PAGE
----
The scenarios for a calendar put (p.74) correctly assume that implied volatility does not change. This same assumption should have been made for the calendar call (pp. 61-63) but is not.
The risk profile plotted for a diagonal put (p. 81) shows a maximum reward that is 100 times higher than the calculated value (p.80). Moreover, the actual values for net credits, net debits, maximum risks and maximum rewards for all the example trades in this book should be 100 times higher than what is calculated.
The example trade for a married put (p.88 - page not numbered) states that a stock is trading at 50.00 but is sold short at 49.75. How can you short a stock at a price that is below the current market value?
Throughout the book, Cohen instructs readers to "use online tools to find the optimum yields and breakeven points at and before expiration" (e.g., p.92). What are these online tools and where do we find them? He may be trying to say that before opening a position, we should find or acquire software that will plot a risk profile for that position at different time frames prior to expiration.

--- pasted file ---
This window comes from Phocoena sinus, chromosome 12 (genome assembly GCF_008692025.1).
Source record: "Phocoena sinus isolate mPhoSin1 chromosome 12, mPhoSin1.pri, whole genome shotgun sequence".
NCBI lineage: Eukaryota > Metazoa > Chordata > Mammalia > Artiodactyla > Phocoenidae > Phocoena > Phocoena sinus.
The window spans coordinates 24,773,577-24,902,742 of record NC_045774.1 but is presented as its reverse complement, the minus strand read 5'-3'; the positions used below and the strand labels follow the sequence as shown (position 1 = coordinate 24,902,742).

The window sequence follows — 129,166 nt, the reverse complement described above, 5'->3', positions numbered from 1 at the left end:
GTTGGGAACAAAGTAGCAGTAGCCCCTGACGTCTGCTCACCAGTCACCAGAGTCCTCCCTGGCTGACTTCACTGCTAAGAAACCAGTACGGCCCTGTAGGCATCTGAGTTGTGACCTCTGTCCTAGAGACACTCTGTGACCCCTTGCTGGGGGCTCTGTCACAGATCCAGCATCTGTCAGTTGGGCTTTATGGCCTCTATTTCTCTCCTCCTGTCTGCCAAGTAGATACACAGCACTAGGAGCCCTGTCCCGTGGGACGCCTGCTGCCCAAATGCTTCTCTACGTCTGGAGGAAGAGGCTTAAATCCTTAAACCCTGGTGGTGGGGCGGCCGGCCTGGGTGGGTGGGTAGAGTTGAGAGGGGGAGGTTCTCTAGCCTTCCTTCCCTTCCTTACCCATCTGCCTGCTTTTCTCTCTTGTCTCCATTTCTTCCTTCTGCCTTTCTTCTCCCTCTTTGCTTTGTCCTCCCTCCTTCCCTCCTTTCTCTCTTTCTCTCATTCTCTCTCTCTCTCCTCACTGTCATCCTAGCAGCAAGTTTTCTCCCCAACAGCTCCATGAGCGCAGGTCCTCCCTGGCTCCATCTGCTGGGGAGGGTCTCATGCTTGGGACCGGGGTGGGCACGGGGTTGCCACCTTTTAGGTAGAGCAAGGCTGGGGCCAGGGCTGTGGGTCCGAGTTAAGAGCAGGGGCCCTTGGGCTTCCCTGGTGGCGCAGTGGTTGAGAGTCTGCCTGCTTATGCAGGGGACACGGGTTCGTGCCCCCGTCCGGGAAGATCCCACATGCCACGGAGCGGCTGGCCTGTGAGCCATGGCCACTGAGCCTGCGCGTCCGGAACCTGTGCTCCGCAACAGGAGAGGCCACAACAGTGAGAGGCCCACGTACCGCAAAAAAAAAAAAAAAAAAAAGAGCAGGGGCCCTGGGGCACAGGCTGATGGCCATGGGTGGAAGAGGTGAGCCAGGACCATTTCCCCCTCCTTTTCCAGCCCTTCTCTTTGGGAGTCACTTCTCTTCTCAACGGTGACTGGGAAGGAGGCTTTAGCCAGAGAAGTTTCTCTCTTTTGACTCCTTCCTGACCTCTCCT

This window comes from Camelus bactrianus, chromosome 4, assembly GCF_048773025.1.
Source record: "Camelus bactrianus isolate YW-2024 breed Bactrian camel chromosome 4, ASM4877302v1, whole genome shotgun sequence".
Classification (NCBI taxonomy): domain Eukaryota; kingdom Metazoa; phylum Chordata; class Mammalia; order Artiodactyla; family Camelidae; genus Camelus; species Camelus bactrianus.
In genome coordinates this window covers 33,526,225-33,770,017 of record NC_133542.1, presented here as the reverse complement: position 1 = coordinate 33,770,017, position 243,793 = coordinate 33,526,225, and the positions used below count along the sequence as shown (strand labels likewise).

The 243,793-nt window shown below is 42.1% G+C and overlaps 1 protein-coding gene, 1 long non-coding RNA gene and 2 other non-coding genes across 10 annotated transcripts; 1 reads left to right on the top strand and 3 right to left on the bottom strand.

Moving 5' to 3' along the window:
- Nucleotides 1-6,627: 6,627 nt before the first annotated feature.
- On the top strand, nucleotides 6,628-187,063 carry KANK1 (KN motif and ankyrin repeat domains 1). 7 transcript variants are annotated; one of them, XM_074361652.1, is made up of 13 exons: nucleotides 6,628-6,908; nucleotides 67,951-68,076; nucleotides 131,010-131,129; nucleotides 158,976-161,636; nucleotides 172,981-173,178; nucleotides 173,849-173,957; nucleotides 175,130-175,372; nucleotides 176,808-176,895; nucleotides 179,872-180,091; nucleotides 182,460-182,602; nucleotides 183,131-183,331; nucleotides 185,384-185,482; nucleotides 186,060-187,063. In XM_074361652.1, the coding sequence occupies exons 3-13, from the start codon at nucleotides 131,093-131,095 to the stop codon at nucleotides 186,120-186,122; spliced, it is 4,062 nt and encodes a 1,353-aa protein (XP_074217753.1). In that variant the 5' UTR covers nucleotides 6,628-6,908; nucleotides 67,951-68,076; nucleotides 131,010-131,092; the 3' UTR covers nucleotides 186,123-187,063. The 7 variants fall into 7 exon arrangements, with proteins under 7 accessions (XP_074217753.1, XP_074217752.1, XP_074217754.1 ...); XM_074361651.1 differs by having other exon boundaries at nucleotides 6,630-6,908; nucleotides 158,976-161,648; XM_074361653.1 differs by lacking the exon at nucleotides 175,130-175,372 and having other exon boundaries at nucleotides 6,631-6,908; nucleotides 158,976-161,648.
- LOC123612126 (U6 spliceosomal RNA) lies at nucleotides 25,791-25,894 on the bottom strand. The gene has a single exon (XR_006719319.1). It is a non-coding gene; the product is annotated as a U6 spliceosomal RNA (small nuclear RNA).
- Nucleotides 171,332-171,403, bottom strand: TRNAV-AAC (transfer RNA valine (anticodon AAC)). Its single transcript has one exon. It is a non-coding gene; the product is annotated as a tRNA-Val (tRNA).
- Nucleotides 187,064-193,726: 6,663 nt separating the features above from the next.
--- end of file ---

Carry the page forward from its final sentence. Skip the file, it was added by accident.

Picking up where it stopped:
Throughout the book, the terms "net debit" (e.g. p. 96) and "interim risk" (e.g., p.105) are used interchangeable, but the book's glossary does not define either of them. Most traders know what a net debit means, but it is not apparent that net debit and interim risk mean the same.
In the example of a straddle (p.126) the breakeven points would be more helpful if they were further apart, not more narrow.
In the example of a strangle (p.131), the breakeven points are $1.30 wider at expiration, not $0.65.
Throughout the book (e.g., p.139) we are told to find an option whose implied volatility is very low, but the stock is about to make an explosive move. Only insiders have this sort of information, and if they are caught using it, they'll go to jail.
We are told to compare guts (an option strategy) to a straddle and strangle "using the Analyzer" (p.143). What is the Analyzer? It is not in the glossary or explained in the text.
The net debit for the example guts (p. 147) should be $4.20 + $3.80, not - $3.80. And the maximum risk is the net debit - difference in strikes, not the net debit - difference in premiums.
In calculating the net credit for the example short put butterfly (p.156), the premiums bought should total $9.66, not $9.64.